God’s Runaway Train

God’s Runaway Train

TrainThat is the image that came to me this morning as I thought about the journey we have all been forced into in this awkward, troubling, and fertile time. I can’t help but think and feel that something really big is happening to us, among us, and around us right now.

Yesterday was a sobering and revealing day for me. I heard in the context of a meeting two different statistics that woke me up to a sobering reality. The strange thing is that it seems like every week I am having some new sobering-reality-wake-up-call and they just keep coming like waves in the ocean.

The two statistics that woke me up were these two realities:

  • On July 1, 2019 Millennials overtook Boomers as the largest generation and the percent of the U.S. population that was Millennial or younger was 52%, and;
  • In a Racism Index study white mainline Protestants showed higher levels of racist attitudes (69%) than white non-religious Americans (42%).

blindnessLately there has been a lot of talk about structural racism and structural bias. While I believe there is truth to these increasingly obvious realities I also feel a certain blindness to them—which is, of course, a big part of the problem—people just like me! Those of us who have racist attitudes by virtue of the DNA of our culture often can’t see them because it’s just the sea we swim in.

But hearing these two statistics woke me up to this reality just a little more and it was the first statistic that helped me see the second statistic.

While the church has long yearned to “get the young people back in church” I suddenly heard that refrain in a completely different light. I realized that the young people we keep talking about are now almost 40 years of age and now represent a majority of the U.S. population. Our refrain to get the young people back always felt like we were pondering, “How can we bring this loosely established minority group into our established majority community?” Hearing the 52% statistic made me realize that we have crossed a threshold. Now we might be asking, “How can our dwindling minority community be attractive to a growing majority demographic?” Those youths we keep yearning for now outnumber us.

assimilationThe statistic made me realize that there is a whole new structure emerging in our culture that is not dependent on our traditional structures or even values. For decades we have written books and offered workshops on “how to assimilate” new people into the church. I suddenly realized that in this new environment assimilation is the problem. Isn’t that what we are hearing? People don’t want to be assimilated into our culture. They don’t want to have to fit into OUR structure!

Why would a 52% growing majority younger demographic want to assimilate into a declining aging demographic?

And then the second statistic made sense to me. I could see it.

Why would a group that scores lower on racist attitudes want to assimilate into a group that scores 65% higher on racist attitudes?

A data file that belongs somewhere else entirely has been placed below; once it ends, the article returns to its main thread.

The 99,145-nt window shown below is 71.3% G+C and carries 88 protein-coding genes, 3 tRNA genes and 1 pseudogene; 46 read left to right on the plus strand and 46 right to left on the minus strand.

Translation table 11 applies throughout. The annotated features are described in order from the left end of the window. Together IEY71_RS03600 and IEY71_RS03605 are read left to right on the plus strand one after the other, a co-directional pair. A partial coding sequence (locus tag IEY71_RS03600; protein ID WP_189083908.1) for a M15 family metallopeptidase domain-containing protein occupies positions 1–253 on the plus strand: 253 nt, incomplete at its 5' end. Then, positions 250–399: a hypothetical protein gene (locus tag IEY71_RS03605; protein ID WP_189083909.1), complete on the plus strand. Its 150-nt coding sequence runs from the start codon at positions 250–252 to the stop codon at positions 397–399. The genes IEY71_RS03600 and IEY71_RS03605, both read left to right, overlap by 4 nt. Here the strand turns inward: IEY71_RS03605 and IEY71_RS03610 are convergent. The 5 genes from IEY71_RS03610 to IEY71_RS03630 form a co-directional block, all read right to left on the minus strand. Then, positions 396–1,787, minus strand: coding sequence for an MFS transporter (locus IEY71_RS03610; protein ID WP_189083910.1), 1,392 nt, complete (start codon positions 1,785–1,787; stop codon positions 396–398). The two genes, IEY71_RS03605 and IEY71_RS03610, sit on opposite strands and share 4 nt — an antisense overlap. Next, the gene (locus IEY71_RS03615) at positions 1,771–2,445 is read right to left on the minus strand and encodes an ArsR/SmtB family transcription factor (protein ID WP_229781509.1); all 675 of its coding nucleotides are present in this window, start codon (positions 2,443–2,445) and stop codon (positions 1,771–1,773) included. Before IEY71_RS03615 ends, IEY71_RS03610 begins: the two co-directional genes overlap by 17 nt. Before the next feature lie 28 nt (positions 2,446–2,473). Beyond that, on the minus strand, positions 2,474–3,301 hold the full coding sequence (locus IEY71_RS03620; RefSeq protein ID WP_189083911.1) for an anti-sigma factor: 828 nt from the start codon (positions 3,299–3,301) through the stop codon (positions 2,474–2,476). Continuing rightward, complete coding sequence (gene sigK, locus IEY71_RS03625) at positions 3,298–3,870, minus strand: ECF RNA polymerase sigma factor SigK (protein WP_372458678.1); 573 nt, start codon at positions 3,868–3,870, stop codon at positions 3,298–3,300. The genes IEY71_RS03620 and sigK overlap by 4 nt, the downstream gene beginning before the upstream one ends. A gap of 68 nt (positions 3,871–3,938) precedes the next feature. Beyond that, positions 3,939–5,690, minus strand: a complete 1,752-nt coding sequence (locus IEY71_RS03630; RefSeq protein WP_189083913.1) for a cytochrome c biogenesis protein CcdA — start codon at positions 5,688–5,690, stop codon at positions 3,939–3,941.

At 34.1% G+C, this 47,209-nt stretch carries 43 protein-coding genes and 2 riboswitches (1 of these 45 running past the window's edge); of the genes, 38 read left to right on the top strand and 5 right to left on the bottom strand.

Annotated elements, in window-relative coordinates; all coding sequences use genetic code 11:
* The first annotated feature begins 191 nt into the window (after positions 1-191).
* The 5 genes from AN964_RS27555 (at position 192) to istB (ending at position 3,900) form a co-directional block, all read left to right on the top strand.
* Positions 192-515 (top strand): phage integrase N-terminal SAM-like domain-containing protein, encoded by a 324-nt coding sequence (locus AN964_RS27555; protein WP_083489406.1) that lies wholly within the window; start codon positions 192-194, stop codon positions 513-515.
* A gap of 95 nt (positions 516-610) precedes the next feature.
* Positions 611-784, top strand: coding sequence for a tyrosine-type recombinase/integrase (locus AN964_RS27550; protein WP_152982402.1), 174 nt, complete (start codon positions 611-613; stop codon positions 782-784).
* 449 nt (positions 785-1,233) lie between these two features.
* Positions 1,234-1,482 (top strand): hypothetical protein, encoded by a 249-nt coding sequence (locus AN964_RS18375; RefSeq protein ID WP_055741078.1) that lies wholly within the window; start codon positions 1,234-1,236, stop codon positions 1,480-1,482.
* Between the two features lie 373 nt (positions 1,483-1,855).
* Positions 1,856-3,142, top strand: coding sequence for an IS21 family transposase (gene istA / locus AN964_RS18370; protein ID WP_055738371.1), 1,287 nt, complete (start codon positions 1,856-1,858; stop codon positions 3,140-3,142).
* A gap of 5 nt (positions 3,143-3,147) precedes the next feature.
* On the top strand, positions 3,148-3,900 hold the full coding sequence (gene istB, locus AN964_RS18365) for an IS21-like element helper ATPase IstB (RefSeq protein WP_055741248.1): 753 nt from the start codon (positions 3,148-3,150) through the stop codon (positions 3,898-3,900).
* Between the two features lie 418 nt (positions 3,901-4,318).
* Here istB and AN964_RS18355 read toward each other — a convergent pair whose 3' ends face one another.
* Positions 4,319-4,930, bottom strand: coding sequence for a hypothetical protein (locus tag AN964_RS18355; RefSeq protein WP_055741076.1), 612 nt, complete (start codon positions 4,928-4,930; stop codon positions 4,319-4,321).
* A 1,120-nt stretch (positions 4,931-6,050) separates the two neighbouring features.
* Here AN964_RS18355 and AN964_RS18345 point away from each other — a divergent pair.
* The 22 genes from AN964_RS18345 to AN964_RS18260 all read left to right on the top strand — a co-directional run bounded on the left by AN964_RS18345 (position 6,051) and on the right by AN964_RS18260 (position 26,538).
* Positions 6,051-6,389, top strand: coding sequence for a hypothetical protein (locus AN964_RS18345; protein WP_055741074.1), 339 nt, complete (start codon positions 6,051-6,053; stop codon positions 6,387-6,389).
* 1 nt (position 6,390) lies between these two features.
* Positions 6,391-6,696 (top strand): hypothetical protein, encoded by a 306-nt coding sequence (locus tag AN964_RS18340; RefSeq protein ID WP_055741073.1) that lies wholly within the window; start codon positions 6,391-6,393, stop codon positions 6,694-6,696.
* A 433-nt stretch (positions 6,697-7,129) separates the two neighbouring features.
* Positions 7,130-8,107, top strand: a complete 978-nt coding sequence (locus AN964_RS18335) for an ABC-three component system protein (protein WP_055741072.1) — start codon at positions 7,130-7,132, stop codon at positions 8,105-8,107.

gay menAs I thought about this, I remembered the comments of our featured speaker at the Lectionary Seminar in 2018 at Menucha. Pacific Lutheran Theological Seminary New Testament scholar, Luis Menéndez-Antuña, was speaking about the shift in the LGBTQIA culture over the last three decades. He said that in the early years of the fight for gay and lesbian rights the chant was, “We want what you have. We demand equal rights.” He said the refrain today is, “Why would we want what you have? We demand you get to know us on our terms.”

What I keep hearing—finally—is a problem with structure. “We don’t want what you have! We want to create our own world and our own structure.”

And then I thought about the obvious implications of this:

Could these words be applied to our young people (meaning 40 and under!)?

We don’t want what you have!

Could these words be applied to our secular white non-religious neighbors?

We don’t want what you have!

Could these words be applied to our African American brothers and sisters?

We don’t want what you have!

Could these words be applied to the LGBTQIA community?

We don’t want what you have!

Could these words be applied to single and divorced people?

We don’t want what you have!

Could these words be applied to any person and any community who has felt that they don’t belong in the structures of the established church?

We don’t want what you have!

  • art image personMaybe it is time to quit trying to force the world to fit into our structures.
  • Maybe assimilation workshops are part of the problem.
  • Maybe it’s time to question whether our structures serve the cause of justice and peace, mirror the liberating message of the gospel, and bring greater glory to God.

Maybe it’s time to let others teach us and lead us and educate us.

TrainMaybe it’s time to get on board or get out of the way of God’s runaway train.

By Rev. Brian Heron, Presbyter for Vision and Mission, Presbytery of the Cascades

14 thoughts on “God’s Runaway Train

  1. I have often thought about the longing some of us have about “getting back to the good old days.” Your ponder piece suggests that the good old days aren’t all that enviable, at least in the present context.

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  2. Brian,